Human trafficking cases involving women tricked into bogus recruitment by men in their community also marked violence against women at community level.
Most of these women were lured into recruitment with the promise to work as a migrant worker in neighboring Malaysia or Middle Eastern countries, where domestic workers from Indonesia are in high demand, despite a government-imposed moratorium on placement of Indonesian domestic workers to 21 countries in the Middle East since 2015 following a string of abuse cases of Indonesian migrant workers by their employers.
Tyas Weningsih Putri was a victim of trafficking when she tried her luck to work in a bird’s nest cultivation factory in Malaysia. It was her second time to work as a migrant worker in Malaysia so she was able to sense that something was wrong when her local ID bears an address that is different with the location of the factory where she worked.
She told Arab News that she did not receive the 900 ringgit salary that was promised to her and when the police raided the factory in March 2017, she wasn’t immediately freed but had to endure another two months in jail on immigration violation charges. She was freed in May and had returned to her hometown in Kendal, Central Java now.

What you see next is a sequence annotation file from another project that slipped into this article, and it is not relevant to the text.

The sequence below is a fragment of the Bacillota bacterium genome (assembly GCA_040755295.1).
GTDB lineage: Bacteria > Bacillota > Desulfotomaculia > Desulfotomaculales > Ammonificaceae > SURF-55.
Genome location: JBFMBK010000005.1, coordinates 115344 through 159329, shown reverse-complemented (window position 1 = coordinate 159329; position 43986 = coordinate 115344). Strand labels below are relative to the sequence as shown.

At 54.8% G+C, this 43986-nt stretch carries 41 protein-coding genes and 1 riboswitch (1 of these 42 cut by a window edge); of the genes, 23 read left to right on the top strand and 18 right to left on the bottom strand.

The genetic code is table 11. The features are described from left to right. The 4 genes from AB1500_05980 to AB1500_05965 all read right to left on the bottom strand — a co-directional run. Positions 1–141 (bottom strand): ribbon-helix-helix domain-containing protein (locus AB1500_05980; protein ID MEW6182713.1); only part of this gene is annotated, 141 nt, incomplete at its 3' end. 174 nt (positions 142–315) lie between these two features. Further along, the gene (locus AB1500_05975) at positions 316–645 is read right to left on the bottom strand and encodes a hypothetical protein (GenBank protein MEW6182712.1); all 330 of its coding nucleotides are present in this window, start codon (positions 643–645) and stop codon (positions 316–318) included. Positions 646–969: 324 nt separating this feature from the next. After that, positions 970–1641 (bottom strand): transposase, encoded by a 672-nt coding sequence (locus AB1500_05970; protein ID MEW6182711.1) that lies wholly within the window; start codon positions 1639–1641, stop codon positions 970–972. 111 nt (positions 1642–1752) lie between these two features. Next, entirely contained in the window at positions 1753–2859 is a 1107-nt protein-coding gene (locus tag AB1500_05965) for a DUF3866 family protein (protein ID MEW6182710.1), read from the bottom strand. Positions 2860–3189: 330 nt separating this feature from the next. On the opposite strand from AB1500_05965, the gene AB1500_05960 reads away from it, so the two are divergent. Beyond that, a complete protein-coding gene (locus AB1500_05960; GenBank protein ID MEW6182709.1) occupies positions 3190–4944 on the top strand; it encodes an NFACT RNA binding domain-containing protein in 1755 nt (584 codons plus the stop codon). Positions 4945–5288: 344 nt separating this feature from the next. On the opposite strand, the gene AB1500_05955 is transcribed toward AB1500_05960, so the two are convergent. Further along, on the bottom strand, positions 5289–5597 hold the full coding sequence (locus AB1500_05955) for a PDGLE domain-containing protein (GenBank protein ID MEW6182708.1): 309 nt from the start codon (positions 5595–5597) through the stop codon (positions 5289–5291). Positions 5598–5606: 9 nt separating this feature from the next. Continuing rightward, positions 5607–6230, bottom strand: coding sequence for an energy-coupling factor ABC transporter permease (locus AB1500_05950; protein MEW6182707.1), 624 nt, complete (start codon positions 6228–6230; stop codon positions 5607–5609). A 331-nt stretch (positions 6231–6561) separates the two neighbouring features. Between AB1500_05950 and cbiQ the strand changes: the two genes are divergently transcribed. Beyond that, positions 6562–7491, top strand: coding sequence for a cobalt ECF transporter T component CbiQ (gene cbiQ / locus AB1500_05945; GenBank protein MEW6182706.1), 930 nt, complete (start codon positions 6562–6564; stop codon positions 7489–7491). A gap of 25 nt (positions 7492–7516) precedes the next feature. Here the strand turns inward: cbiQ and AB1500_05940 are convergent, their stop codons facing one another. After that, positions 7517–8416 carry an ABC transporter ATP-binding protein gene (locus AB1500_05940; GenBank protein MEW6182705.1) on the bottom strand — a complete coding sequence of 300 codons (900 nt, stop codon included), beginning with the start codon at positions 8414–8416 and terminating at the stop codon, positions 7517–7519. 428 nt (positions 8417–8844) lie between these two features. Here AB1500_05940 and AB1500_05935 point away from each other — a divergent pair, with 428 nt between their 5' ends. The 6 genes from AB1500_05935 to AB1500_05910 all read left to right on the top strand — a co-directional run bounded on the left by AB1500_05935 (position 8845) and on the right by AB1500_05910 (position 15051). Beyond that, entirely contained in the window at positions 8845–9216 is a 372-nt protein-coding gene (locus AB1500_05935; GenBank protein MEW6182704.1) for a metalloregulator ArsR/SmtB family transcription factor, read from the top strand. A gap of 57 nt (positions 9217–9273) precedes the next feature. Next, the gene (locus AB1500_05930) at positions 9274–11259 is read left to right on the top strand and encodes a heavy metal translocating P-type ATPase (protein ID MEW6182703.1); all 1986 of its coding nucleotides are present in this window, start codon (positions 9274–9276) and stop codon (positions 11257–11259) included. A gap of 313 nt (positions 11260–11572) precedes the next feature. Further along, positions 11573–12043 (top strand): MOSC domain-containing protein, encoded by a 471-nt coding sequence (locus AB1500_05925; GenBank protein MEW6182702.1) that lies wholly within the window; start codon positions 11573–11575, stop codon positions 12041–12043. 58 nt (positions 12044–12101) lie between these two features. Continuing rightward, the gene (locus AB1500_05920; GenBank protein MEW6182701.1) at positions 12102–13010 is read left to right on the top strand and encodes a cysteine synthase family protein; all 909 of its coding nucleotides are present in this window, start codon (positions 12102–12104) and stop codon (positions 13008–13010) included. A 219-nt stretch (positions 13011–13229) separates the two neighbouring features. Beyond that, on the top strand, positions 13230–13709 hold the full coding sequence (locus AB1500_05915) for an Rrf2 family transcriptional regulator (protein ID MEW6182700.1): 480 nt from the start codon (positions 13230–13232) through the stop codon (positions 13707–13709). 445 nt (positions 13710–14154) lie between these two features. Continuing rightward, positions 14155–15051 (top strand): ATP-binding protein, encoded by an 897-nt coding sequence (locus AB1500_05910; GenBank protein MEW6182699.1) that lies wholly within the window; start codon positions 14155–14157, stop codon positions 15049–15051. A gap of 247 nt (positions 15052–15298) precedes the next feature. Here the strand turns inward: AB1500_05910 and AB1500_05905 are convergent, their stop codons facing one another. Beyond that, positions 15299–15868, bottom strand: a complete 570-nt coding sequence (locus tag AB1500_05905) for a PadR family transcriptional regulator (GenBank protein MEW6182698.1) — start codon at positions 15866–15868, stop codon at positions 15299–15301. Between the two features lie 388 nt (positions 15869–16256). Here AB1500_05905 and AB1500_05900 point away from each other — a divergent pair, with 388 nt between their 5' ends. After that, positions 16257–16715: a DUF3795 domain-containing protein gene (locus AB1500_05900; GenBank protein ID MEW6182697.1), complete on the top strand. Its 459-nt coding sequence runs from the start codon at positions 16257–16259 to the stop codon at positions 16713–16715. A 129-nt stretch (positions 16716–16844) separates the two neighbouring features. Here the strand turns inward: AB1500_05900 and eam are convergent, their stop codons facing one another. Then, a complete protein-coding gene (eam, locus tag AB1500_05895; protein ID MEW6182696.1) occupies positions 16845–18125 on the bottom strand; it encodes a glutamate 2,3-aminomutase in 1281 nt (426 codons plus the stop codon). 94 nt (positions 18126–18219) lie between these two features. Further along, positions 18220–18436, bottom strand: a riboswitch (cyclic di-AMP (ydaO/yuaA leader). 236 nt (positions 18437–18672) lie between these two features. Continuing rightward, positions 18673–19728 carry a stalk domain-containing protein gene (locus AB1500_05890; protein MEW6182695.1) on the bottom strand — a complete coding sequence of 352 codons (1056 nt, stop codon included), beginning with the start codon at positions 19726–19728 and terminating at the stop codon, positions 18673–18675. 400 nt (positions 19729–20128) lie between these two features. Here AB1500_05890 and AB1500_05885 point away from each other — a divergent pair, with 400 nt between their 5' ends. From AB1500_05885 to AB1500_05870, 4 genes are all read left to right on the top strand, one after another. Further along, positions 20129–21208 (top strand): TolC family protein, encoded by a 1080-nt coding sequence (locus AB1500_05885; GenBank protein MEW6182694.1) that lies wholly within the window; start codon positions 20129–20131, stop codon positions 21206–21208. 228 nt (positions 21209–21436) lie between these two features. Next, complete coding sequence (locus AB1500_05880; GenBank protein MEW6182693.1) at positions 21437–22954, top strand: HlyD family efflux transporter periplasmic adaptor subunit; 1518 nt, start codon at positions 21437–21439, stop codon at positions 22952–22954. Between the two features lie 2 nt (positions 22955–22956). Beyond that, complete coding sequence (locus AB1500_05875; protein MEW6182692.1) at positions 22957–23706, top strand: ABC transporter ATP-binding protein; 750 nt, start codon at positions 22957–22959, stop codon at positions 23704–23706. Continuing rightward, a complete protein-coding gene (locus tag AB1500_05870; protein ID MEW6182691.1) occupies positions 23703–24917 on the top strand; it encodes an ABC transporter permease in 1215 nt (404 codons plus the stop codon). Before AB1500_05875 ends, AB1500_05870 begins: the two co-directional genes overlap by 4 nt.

The KP urged the Parliament to pass the Violence Against Women Bill into a law while ensuring it has a gender perspective of human rights and protection to victims.
“The police also has to start thorough documentation on femicides so they can have a map on what causes the problem and determine steps to prevent and deal with the cases,” said KP Deputy Chairwoman Yuniyanti Chuzaifah.


Pakistan and China push for peace in Afghanistan

Updated 15 December 2018
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Pakistan and China push for peace in Afghanistan

  • Trilateral talks also focused on boosting trust and security between the three countries
  • FM Qureshi extends the olive branch for a new chapter with Kabul